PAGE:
Nine months after the eruption of the Puyehue volcano in Chile forced thousands to flee for their lives, its impact is still being felt in the surrounding region. Puyehue, located in the southern Chilean Andes, began erupting on 3 June 2011, throwing millions of tonnes of ash into the sky for more than two weeks.

Lake Nahuel Huapi, Bariloche in Argentina, dramatically altered by ash from Puyehue volcano.
According to a report released on 15 February by the Faculty of Agronomy of the University of Buenos Aires (FAUBA) and the National Scientific and Technical Research Council (CONICET), the ash has had a considerable effect on plant growth in the surrounding areas of Chilean and Argentine Patagonia, with some regions seeing crop yields reduced by more than 50%. “We are looking at the lowest production values of the last 12 years”, says FAUBA researcher Gonzalo Irisarri. This has also affected livestock grazing, one of the main sources of economic income in the region. After the eruption, the ash layer — up to 45 centimetres in some regions — covered soil and plants, reducing their photosynthetic capacity. This was exacerbated by the drought the country experienced in December and January.

According to CONICET researcher Javier Grosfeld, the data show that plants’ growth was effectively delayed by at least a month. Pastures were the most affected, and regeneration will be particularly slow in areas were the ash layer exceeded 15 cm, he says. Stones and dust released by the volcano have also damaged some of the lakes of Argentine Patagonia. “Almost nine months after the eruption there are still huge floating rafts of pumice” that prevent sunlight reaching the lake, says Esteban Balseiro of the CONICET-University of Comahue in Bariloche, Argentina. This results in fewer plankton, which may have knock-on effects for creatures that depend on them as a food source. Balseiro, however, is confident that the ecosystems will recover in due course.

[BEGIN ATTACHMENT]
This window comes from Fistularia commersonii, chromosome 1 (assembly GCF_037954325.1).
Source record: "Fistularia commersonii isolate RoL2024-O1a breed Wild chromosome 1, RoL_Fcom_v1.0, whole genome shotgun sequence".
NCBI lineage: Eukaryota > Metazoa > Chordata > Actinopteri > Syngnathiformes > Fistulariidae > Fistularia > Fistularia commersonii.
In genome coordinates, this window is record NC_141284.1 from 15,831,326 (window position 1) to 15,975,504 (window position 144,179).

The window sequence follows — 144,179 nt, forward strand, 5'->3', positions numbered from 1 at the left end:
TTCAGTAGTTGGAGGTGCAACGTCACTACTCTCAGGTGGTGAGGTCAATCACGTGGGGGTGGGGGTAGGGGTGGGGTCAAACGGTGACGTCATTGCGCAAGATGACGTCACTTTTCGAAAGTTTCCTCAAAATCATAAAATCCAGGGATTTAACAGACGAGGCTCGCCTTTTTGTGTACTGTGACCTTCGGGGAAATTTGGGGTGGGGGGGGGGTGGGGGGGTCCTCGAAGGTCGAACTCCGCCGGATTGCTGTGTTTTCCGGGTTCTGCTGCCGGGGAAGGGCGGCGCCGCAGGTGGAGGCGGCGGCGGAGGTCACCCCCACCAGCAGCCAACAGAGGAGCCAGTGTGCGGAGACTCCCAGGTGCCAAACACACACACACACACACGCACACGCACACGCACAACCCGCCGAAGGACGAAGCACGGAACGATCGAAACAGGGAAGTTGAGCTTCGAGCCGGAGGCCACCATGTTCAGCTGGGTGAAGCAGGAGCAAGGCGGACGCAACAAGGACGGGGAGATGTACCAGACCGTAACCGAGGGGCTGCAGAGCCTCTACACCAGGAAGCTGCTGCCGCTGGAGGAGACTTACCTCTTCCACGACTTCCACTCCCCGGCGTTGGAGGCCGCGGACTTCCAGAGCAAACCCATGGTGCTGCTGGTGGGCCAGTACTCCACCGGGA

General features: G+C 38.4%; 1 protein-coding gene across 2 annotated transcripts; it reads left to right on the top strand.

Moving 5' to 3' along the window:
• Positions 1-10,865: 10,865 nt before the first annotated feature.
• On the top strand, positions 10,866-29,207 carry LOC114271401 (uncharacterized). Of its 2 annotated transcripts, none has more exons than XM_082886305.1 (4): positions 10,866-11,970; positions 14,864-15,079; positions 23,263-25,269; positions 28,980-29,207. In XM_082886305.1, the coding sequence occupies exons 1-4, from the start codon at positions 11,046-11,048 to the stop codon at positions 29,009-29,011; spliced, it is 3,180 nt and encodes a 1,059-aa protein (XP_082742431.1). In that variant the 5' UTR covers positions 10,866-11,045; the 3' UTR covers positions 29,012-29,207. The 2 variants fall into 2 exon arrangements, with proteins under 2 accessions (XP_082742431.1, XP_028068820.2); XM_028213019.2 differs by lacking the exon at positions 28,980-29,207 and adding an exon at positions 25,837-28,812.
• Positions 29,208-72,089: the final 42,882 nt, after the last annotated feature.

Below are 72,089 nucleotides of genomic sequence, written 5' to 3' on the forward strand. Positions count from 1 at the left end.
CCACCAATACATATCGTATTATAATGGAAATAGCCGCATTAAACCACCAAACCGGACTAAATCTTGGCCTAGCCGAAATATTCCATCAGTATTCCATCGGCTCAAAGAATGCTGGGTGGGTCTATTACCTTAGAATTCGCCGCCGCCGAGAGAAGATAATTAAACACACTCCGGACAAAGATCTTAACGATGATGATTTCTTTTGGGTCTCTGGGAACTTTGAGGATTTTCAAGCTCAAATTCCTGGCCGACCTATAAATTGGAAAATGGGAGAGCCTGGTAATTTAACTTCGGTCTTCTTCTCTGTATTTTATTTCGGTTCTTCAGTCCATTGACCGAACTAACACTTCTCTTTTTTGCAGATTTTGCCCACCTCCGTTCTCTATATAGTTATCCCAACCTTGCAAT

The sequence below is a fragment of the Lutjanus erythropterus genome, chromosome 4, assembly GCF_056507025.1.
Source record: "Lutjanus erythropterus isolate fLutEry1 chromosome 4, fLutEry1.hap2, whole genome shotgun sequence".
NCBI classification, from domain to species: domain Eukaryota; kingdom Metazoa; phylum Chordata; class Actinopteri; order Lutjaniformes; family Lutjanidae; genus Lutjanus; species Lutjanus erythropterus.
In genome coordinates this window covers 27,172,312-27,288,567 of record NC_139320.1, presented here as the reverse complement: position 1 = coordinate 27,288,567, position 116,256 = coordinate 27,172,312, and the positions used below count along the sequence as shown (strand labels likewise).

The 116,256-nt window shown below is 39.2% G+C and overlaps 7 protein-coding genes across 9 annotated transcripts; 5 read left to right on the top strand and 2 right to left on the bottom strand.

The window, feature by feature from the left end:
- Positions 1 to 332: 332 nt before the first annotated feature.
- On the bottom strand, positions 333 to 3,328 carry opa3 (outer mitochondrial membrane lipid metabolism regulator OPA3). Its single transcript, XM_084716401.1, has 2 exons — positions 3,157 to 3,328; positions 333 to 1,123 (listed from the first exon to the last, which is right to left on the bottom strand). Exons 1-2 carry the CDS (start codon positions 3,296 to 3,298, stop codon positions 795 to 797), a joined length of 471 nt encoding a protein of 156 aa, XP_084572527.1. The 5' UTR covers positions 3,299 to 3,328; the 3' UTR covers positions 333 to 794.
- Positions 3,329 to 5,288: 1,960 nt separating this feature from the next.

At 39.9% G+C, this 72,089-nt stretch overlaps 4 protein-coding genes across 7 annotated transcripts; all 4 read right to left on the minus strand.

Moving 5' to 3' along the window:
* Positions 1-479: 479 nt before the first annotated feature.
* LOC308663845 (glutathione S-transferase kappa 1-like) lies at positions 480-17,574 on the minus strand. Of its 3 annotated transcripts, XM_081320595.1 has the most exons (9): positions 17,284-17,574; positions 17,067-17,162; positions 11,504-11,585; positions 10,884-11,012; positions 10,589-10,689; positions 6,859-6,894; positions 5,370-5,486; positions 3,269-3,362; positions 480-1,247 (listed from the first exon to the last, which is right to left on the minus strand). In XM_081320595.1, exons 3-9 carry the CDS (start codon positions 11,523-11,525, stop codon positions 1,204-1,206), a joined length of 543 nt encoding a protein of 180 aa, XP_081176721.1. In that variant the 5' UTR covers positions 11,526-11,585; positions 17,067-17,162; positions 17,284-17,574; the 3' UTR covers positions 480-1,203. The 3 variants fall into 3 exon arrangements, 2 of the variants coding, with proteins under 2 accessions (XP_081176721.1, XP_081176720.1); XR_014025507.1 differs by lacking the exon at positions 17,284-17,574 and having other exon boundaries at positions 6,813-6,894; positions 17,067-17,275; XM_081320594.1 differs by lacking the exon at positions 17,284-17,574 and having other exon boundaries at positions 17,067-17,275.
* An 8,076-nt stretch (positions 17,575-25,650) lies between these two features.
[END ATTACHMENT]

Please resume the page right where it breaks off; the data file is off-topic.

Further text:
- News Blog.
WATCH: Pumice and ash floating on Lake Nahuel Huapi.


BIG BROTHER NOW: "Minority Report" is Here Now - Intelligent Advert Scans Reader Faces, Tailoring its Message to Men or Women!

A street advert which uses facial-recognition technology to tell men from women is to be used for the first time. The electronic hoarding, to be unveiled on a bus stop in London’s Oxford Street this week, plays a 40-second advertisement – with a different message depending on the gender of who is looking at it.

Intelligent ad: A unique new advert which deciphers your gender before relaying a message
accordingly has been put up at this bus stop in Oxford Street, London.
Only women will be able to view the full message, which is for a charity promoting female education worldwide. Men will just be directed to its website. The advert echoes 2002 Tom Cruise thriller Minority Report, in which billboards directly targeted individuals. According to the Independent on Sunday it will guess their gender based on the distance between their eyes, the width of their nose and the shape of their jawline. A spokesman for the charity, Plan UK, said: ‘We’re not giving men the choice to see the full ad – so they get a glimpse of what it’s like to have basic choices taken away.’